Verification is a feature common to Facebook, Twitter and several other social media networks. The problem it was created to solve was to differentiate between Jan Smith the famous actor and Jan Smith, the absolute nobody who wants to build social capital off the reputation of Jan Smith. Or indeed, to attempt to sully the social reputation of Jan Smith.
All the "real" Jan Smith needs to do is provide proof of identity and their username, and the networks will add a reassuring "tick" to let everyone know who is real and who is not.
Twitter is one of the few networks that still allows anonymous and parody accounts to be created, so I believe the risk of confusion and impersonation is greater.
As with basically every other feature ever, the problem is more complex than it first appears.
The "blue tick" is now seen as an endorsement. This mixes the reputation of the network with the reputation of the verified user. Additionally, since it appears to be an endorsement, and is of limited availability, the award of the blue tick is greatly prized. There is always someone in my DMs asking if I can help them get verified (I cannot).
Once a user has a blue tick confirming their identity, what does that mean? Can they then change their photo, their name, their username, their bio? And if they do, what does the tick mean?
In a world of seven billion individuals, who gets to decide who the "real" Jan Smith is? How does Smith apply for verification? What if a Jan Smith has already been approved for verification? What if the individual lives in a place where they do not have a way to prove their identity (a surprisingly common issue)?
Verification is a combination of identity (proving that your name is what you say it is), and credibility (showing which person with that name you are).
If I were to try to define such a system, I imagine I would try to build my qualification criteria off existing systems. Perhaps I'd leverage passports, government ids, and credit cards for identity. And for a measure of credibility I'd look to large reputable organisations like newspapers (for journalists), sports teams, religious institutions, elected government officials, and so forth. Beyond those, I'd try to establish a measure of credibility in their field, based on mentions in the press, or wikipedia.
Without a measure of credibility, we might be asked to verify every single "Jan Smith", which would undermine our solution to the original problem: how do I find "my" Jan Smith?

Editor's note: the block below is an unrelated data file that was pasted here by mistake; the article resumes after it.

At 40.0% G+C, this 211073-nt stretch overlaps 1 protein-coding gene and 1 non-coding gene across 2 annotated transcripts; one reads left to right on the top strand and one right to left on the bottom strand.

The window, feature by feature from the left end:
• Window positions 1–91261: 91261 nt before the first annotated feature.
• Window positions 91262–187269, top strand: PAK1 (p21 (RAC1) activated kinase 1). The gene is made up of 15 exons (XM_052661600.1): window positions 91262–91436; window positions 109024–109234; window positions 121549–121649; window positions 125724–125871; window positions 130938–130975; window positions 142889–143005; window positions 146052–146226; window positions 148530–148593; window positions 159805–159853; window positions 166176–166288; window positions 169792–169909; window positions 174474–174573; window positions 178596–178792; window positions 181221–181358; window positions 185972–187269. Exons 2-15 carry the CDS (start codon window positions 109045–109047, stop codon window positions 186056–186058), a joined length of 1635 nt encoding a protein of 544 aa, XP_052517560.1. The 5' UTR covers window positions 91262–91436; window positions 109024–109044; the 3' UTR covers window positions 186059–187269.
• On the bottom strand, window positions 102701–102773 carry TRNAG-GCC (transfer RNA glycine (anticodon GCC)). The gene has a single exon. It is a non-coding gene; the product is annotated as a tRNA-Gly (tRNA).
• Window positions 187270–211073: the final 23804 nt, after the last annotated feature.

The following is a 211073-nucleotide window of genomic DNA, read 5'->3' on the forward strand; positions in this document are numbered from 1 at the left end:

The trouble with mesuring credibility based on external factors is that we will accumulate all the biases of the original sources. If men are more likely to get published in the press, and more likely to apply for verification, they're doubly likely to be approved.
Have a think about how we could qualify the credibility of someone in their field. Perhaps you would base it on the approvals of a given amount of other network users? LinkedIn does that for "skills". But that factor could easily be abused; you'd need to account for that in your model. And remember the seven billion people problem: we can't employ a private investigator for each and every applicant. It's a difficult problem.
In my opinion the best solution (not my idea, widely discussed already), is to split the confusion of identity verification and endorsement of credibility. Identity verification should be widely available, and networks could even tell us which method they used, eg "Facebook has seen copy of US Drivers License".
Endorsement of credibility should still be left to others. Allow people to link to official websites and crawl those websites for usernames to be verified. When approved, add the website to the user's profile. This means the networks need only vet official websites for validity. Obviously this is still not trivial, but might be more managable.
This takes time and resources, both of which are carefully managed at any social network, regardless of size. I don't expect to see it fixed soon.
One final problem to consider appeared last year. My friend contacted me on behalf of @dog_rates, asking if I could help with verification (I couldn't). There were plenty of impersonating accounts, so I can see why it makes sense. But how do you verify a user without an identity?